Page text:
However, little did I know that my naïveté hadn’t fully deserted me yet. It led me into completely missing out on the popular beef fry from Kerala or Goa’s own chilli fry version, because in the larger Hindu majoritarian narrative that I grew up in – despite not being a religious family – I believed that beef was only available outside the country and in its place, Indians ate buffalo meat (which was a popular meat around Eid where I grew up, just as it is in Nepal).

So, when I moved out of north India and headed south to Bangalore, and heard my friends rave about beef chilli fry, beef curry or a mean steak, one can only imagine how loud the shattering of my ignorance-coated glasses might have been. I was stunned that beef was available in India, and while it surprised me, it also left me secretly awestruck.

Where I came from, slaughtering goats was recognised as a more socially acceptable practice than slaughtering buffaloes or cows, or even goats for Eid ul-Adha. In that moment of awe and pride, I pictured the golden letters of the poster from school and my heart, as alienated as was from the myriad cultures in India, still fell in love with it.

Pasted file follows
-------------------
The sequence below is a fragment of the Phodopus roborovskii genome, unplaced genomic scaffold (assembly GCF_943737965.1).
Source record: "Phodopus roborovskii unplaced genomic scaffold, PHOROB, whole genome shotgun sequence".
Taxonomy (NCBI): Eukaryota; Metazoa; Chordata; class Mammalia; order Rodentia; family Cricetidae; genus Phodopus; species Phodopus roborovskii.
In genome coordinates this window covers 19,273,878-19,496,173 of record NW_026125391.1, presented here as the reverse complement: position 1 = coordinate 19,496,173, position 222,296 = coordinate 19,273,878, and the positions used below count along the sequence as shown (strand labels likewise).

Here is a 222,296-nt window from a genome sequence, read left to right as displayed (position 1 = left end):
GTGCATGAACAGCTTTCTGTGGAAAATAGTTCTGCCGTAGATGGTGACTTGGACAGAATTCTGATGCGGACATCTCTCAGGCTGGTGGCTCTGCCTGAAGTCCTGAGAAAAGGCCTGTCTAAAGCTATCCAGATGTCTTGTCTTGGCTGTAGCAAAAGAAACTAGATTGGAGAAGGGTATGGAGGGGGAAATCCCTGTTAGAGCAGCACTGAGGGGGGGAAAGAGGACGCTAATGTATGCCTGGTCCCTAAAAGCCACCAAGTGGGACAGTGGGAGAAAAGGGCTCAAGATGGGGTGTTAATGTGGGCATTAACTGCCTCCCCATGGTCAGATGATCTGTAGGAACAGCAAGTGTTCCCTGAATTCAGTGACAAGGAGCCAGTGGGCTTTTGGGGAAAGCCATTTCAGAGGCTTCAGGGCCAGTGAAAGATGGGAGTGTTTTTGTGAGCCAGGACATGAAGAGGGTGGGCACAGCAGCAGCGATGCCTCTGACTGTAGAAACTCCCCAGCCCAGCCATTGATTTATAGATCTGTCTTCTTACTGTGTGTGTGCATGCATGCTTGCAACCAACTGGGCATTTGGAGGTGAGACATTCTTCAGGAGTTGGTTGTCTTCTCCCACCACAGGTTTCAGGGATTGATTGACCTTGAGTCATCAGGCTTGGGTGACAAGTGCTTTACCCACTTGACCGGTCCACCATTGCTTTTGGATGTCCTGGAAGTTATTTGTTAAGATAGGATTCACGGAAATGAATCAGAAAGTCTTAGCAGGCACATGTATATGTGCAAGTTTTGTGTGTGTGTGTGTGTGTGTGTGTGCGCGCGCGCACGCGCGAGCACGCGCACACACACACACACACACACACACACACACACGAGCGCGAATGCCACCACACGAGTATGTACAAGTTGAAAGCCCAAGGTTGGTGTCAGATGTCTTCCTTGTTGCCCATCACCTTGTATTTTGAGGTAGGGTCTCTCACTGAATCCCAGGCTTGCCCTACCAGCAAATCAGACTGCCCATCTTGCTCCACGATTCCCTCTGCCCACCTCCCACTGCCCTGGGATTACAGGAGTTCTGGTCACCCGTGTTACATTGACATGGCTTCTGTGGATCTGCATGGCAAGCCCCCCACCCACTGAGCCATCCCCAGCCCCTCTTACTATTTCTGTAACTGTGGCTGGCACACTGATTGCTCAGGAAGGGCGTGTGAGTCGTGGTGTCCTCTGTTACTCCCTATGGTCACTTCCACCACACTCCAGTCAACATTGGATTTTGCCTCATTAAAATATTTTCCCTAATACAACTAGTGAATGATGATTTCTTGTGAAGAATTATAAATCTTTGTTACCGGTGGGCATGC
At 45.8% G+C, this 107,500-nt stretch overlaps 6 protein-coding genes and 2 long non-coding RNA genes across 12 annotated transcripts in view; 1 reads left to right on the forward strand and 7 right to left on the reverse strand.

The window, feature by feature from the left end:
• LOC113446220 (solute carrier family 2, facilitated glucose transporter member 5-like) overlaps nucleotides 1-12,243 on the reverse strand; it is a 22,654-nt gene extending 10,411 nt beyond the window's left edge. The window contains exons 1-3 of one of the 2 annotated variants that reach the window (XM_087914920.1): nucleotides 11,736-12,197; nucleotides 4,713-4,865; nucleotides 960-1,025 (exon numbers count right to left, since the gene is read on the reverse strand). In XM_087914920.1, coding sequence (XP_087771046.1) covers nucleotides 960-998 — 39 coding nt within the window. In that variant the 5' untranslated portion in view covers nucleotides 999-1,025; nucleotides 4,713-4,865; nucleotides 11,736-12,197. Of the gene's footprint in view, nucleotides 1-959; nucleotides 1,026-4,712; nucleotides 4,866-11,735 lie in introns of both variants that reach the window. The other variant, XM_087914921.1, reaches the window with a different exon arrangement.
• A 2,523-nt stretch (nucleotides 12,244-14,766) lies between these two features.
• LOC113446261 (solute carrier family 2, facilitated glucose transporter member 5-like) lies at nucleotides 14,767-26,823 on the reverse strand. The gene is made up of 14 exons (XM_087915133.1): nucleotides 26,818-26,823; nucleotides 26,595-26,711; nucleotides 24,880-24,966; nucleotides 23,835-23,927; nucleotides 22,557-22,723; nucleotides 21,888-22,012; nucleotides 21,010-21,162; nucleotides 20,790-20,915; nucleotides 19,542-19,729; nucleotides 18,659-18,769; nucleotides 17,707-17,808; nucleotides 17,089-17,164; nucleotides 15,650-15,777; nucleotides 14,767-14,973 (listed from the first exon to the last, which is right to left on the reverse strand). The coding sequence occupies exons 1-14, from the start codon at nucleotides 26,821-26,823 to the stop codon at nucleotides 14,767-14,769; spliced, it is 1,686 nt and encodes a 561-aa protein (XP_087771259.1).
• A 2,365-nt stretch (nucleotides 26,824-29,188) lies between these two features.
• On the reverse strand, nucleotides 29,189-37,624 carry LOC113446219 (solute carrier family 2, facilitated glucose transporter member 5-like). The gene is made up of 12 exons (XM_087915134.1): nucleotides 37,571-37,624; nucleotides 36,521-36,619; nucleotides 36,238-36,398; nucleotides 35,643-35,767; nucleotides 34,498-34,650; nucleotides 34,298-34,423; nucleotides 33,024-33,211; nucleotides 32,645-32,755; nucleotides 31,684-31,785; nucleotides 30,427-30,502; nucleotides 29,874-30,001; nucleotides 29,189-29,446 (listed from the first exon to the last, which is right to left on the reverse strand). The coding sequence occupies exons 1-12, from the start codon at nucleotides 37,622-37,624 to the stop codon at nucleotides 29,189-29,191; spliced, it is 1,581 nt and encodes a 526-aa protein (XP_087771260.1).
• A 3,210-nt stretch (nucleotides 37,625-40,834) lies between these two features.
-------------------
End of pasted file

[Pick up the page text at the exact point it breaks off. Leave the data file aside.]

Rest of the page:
Purging the hate

However, while I’m all for loving my country, I want to reiterate that this love is for the people who have peacefully co-existed, without one-upmanship. With sadness and cold dread, recounting these stories, I couldn’t help imagining the Hindu bubbles in which so many other young children must have grown up; children in Maharashtra who are taught by men visiting their playgrounds that ‘bearded men are enemies’; children elsewhere who grow up into communities who forward message after message of hate; children somewhere who grow up and kill in the name of the cow.

Today, I share this not to bring you down with a sense of doom but to extend a little of what I’m thinking and feeling post the results. I’m thinking that it was clear the bigotry was going to win again because it is deeply entrenched in the daily lives of multiple Hindus – even those like me who never saw eating habits as a divide, but rather used the difference as a bridge between cultures and identities.

I’m also thinking that the process of truly purging society of hate always hurts – much like Moxa cautery. But it does eventually heal if one continues on healing and purging. I intend to. I hope to find you there too. Soon, if not immediately.

Shivranjana is a writer based in Goa. Her interests include gender, mental health and culture. She has authored her first book on emotional abuse, and she can be reached at

Featured image credit: Shome Basu